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John Harvard's Journal | Sports

Dutch Discipline, American Grit

Coach Tjerk van Herwaarden brings a new edge, and an Ivy title, to Harvard field hockey.

September-October 2017

Tjerk van Herwaarden

Photograph by Gil Talbot/Harvard Athletic Communications


Tjerk van Herwaarden

Photograph by Gil Talbot/Harvard Athletic Communications

Harvard hadn’t beaten Princeton in 22 years. But last October, in Tjerk van Herwaarden’s fifth season as the Crimson field-hockey coach, his team had a chance to break the curse.

The Crimson traveled to Princeton on a six-game winning streak, with a 4-0 record against Ivy League rivals. With the Tigers also 4-0 in conference play, the game would determine the Ivy title. Senior co-captains Kyla Cordrey and Sarah Finnemore, veterans of van Herwaarden’s system, rallied the team. “You know that question, ‘How bad do you want it?’” van Herwaarden recalls. “We wanted it bad.”

The coach smiles. It’s a sly, confident smile. It reveals the edge he’s brought to Harvard’s field-hockey program: He really likes winning—and he knows how to win.

 

Van Herwaarden, the Ivy League and Northeast coach of the year in 2016, has rebuilt Harvard’s program after a long streak of losing seasons. He’s done it by mixing American grit and energy with the technical discipline of field hockey in the Netherlands, where he was born.

The Dutch are the world’s deepest field-hockey devotees. It’s the most popular sport among Dutch women and girls, and among men and boys it’s second only to soccer. “I’m from a typical hockey family,” van Herwaarden says. In his baby book there’s a picture of him on a hockey field when he was a year and a half old. “My dad played, my mom played, my brother played.” At 16, van Herwaarden would spend Saturdays refereeing a game at 9:30 a.m., coaching at noon, and playing in his own game at 3 p.m. On Sundays, he’d watch his dad at his matches.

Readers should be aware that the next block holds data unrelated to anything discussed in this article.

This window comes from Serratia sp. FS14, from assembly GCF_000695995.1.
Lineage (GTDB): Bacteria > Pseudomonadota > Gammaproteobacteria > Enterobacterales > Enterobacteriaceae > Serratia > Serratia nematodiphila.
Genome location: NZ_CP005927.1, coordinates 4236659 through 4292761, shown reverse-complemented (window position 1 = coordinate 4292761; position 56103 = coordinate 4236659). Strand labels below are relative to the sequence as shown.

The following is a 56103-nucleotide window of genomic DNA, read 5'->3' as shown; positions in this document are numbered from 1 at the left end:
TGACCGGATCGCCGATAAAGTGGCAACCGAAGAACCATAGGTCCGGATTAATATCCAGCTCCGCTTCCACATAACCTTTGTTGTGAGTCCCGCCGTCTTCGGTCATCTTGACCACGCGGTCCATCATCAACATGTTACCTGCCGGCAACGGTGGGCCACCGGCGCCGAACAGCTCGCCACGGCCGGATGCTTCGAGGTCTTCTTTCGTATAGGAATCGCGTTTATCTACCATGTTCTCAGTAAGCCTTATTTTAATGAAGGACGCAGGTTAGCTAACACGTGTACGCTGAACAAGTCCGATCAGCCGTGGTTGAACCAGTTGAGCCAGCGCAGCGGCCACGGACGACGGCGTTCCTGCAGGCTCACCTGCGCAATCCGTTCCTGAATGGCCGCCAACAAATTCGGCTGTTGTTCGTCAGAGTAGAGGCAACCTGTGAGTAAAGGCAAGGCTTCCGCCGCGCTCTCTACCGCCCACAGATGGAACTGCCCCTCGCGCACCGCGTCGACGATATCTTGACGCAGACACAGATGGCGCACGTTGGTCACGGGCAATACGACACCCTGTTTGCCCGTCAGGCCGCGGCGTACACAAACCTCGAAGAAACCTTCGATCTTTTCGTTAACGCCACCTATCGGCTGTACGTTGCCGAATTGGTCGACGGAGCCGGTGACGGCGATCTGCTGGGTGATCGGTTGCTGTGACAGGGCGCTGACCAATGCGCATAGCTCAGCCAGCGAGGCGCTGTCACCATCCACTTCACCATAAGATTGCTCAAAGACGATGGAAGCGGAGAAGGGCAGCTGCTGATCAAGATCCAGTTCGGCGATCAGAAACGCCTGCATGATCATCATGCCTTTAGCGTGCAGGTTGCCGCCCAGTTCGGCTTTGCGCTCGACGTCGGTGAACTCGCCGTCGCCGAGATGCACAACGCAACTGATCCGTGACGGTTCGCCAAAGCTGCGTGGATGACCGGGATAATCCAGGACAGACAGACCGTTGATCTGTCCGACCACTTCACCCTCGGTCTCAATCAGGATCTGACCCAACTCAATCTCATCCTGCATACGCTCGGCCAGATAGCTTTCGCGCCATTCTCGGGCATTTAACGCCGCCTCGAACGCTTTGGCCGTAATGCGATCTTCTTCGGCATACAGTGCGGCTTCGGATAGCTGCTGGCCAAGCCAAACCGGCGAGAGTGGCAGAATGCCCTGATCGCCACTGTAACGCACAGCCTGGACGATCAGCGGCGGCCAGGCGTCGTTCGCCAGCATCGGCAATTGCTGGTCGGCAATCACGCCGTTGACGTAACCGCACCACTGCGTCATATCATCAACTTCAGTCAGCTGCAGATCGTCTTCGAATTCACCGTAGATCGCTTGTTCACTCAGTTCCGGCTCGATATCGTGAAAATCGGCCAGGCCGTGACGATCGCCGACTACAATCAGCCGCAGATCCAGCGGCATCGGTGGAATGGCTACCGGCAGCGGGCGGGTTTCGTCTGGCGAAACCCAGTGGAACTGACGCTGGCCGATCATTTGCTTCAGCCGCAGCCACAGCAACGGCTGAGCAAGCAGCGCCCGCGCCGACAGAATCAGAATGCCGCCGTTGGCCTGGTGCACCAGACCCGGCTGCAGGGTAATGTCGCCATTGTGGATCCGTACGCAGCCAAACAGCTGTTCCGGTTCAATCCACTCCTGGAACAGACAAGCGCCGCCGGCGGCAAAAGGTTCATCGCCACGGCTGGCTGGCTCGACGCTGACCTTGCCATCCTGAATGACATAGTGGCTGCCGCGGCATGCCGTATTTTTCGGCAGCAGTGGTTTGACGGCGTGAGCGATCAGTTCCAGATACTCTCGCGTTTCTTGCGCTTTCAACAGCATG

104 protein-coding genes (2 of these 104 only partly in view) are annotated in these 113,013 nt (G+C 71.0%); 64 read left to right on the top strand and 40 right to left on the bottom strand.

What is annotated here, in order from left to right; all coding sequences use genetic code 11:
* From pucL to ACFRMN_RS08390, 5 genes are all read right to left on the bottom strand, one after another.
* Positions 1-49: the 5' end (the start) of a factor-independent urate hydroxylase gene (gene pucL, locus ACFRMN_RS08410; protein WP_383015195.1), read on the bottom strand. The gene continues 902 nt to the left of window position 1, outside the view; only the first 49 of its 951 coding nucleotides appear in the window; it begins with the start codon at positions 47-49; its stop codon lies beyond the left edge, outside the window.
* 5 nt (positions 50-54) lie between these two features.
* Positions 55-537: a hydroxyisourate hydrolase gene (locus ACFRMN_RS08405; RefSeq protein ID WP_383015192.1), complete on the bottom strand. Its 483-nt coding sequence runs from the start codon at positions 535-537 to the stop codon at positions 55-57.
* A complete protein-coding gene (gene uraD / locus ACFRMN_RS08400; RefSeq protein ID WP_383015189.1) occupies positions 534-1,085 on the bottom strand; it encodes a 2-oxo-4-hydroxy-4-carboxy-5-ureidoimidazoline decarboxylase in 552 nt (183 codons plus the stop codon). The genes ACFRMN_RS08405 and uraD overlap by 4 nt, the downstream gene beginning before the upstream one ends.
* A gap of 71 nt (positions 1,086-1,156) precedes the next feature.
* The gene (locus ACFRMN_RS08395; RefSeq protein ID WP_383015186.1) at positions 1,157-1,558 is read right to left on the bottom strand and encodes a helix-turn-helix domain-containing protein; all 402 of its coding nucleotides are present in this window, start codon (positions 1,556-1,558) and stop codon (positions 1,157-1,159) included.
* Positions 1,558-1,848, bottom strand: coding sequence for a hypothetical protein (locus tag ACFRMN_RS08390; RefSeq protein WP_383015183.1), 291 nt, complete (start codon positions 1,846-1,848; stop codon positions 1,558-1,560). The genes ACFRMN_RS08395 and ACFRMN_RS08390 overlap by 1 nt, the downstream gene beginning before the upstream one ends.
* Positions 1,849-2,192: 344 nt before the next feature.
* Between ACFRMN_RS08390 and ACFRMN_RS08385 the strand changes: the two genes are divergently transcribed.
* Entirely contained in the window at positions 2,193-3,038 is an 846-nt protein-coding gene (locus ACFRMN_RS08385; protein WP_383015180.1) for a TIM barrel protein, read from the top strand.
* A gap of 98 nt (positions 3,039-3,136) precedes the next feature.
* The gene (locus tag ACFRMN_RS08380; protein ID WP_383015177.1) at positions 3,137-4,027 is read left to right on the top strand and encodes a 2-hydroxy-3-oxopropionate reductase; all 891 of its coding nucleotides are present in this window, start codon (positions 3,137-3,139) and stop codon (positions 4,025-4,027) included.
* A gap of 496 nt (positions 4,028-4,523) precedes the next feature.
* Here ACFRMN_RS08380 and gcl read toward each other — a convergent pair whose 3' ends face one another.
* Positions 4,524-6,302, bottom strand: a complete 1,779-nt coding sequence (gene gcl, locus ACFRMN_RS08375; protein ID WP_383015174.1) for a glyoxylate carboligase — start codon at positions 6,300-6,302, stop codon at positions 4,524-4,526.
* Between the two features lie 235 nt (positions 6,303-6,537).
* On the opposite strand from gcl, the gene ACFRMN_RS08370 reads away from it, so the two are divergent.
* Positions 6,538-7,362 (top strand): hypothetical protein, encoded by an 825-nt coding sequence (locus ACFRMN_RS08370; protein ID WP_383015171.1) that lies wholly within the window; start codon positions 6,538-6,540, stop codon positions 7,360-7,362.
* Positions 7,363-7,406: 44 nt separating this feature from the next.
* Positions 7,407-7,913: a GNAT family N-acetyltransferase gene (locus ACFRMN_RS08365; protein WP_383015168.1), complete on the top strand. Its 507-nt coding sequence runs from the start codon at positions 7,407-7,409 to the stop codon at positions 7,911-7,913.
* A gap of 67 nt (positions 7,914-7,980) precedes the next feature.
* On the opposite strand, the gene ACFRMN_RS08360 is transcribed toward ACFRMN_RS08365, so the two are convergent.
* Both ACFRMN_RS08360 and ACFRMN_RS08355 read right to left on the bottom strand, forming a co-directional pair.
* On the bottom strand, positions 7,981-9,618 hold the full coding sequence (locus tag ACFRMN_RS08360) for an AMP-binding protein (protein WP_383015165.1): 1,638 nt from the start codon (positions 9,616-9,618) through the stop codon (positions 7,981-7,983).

After playing nearly every position, from forward to defense, van Herwaarden shifted to coaching at 20. While moving up through Dutch hockey leagues as a coach, he worked a day job at a bank. “I knew my true passion was with the sport and coaching,” he says. But “I always felt hockey should be something I do on the side. It’s my hobby, it’s something I enjoy doing. I never wanted to become financially dependent on it.” Few people make a full-time living at field hockey in the Netherlands; it takes a lot of hustle, a lot of part-time jobs.

But van Herwaarden wasn’t willing to give up hockey, and the sport rewarded his persistence. By 28, “I was the youngest assistant coach at the highest level,” he says—for a women’s team in the elite Hoofdklasse league. He felt he had to choose: less hockey and a career in finance, or the other way around.

That’s when Missy Meharg, head coach of the University of Maryland field-hockey team, offered him an assistant coaching job. He took it, moving to the United States in 2005. “I’ll be back in two years—that’s what I told friends and family in the Netherlands,” he recalls.

But Maryland won two national championships in those two years. The team, including van Herwaarden, visited the White House. He decided to stay longer.

Then he fell in love with an American and they married. The U.S. National Field Hockey program asked him to join the coaching staff of the men’s team during its tournaments. Two years became seven. Two national championships with Maryland became five.

 

In 2012, Van Herwaarden decided it was time to run his own program. Harvard, after a long streak of field-hockey mediocrity, was hiring a new head coach. The job was his chance to work for an elite university, in one of America’s best cities, he says. But it meant a long rebuilding effort. “There was not a winning culture,” he explains. “There was no confidence with the athletes of being able to accomplish anything.”

To turn that around, he increased the intensity of practices. “We had to improve our skill level, improve our overall fitness level,” he recalls. “I knew that once we’d do those things in the areas you can control—confidence and ability to enjoy your sport—there would be a result.”

Van Herwaarden also stepped up recruiting. “Harvard had a system in place where they would recruit whoever wanted to come to Harvard,” he says. “I recruit whoever I want at Harvard. That’s the difference.” He flashes that sly smile again.

About 20 percent of his players, he says, are students he found and recruited, while the rest reached out to Harvard personally or through coaches. Though Harvard always had international students on its team, its roster under van Herwaarden has become more global, including two teammates from the Netherlands last year. “If they have a coach who speaks their own language,” he says, “it creates a level of comfort for them to me, me to them, and their parents.”